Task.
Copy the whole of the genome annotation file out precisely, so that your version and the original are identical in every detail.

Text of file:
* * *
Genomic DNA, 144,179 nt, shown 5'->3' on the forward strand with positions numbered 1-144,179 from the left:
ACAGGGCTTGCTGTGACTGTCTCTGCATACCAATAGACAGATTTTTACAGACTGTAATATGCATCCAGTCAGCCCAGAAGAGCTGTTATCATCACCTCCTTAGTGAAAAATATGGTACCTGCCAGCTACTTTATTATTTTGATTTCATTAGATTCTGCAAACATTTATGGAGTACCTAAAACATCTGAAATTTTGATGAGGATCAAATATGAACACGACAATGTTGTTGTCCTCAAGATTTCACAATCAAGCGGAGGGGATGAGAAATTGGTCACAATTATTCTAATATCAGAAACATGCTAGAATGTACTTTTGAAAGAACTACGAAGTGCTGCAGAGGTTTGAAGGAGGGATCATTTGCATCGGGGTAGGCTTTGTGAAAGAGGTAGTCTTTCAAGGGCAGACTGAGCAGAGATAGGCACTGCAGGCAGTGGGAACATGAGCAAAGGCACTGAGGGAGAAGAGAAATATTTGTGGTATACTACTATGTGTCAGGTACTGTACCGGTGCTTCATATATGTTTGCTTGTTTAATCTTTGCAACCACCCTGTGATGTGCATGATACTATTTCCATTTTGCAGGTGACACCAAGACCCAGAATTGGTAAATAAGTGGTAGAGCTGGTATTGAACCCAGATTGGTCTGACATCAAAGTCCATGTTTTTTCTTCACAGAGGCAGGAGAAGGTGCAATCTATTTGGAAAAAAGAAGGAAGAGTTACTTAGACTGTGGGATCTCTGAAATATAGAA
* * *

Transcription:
Genomic DNA, 144,179 nt, shown 5'->3' on the forward strand with positions numbered 1-144,179 from the left:
ACAGGGCTTGCTGTGACTGTCTCTGCATACCAATAGACAGATTTTTACAGACTGTAATATGCATCCAGTCAGCCCAGAAGAGCTGTTATCATCACCTCCTTAGTGAAAAATATGGTACCTGCCAGCTACTTTATTATTTTGATTTCATTAGATTCTGCAAACATTTATGGAGTACCTAAAACATCTGAAATTTTGATGAGGATCAAATATGAACACGACAATGTTGTTGTCCTCAAGATTTCACAATCAAGCGGAGGGGATGAGAAATTGGTCACAATTATTCTAATATCAGAAACATGCTAGAATGTACTTTTGAAAGAACTACGAAGTGCTGCAGAGGTTTGAAGGAGGGATCATTTGCATCGGGGTAGGCTTTGTGAAAGAGGTAGTCTTTCAAGGGCAGACTGAGCAGAGATAGGCACTGCAGGCAGTGGGAACATGAGCAAAGGCACTGAGGGAGAAGAGAAATATTTGTGGTATACTACTATGTGTCAGGTACTGTACCGGTGCTTCATATATGTTTGCTTGTTTAATCTTTGCAACCACCCTGTGATGTGCATGATACTATTTCCATTTTGCAGGTGACACCAAGACCCAGAATTGGTAAATAAGTGGTAGAGCTGGTATTGAACCCAGATTGGTCTGACATCAAAGTCCATGTTTTTTCTTCACAGAGGCAGGAGAAGGTGCAATCTATTTGGAAAAAAGAAGGAAGAGTTACTTAGACTGTGGGATCTCTGAAATATAGAA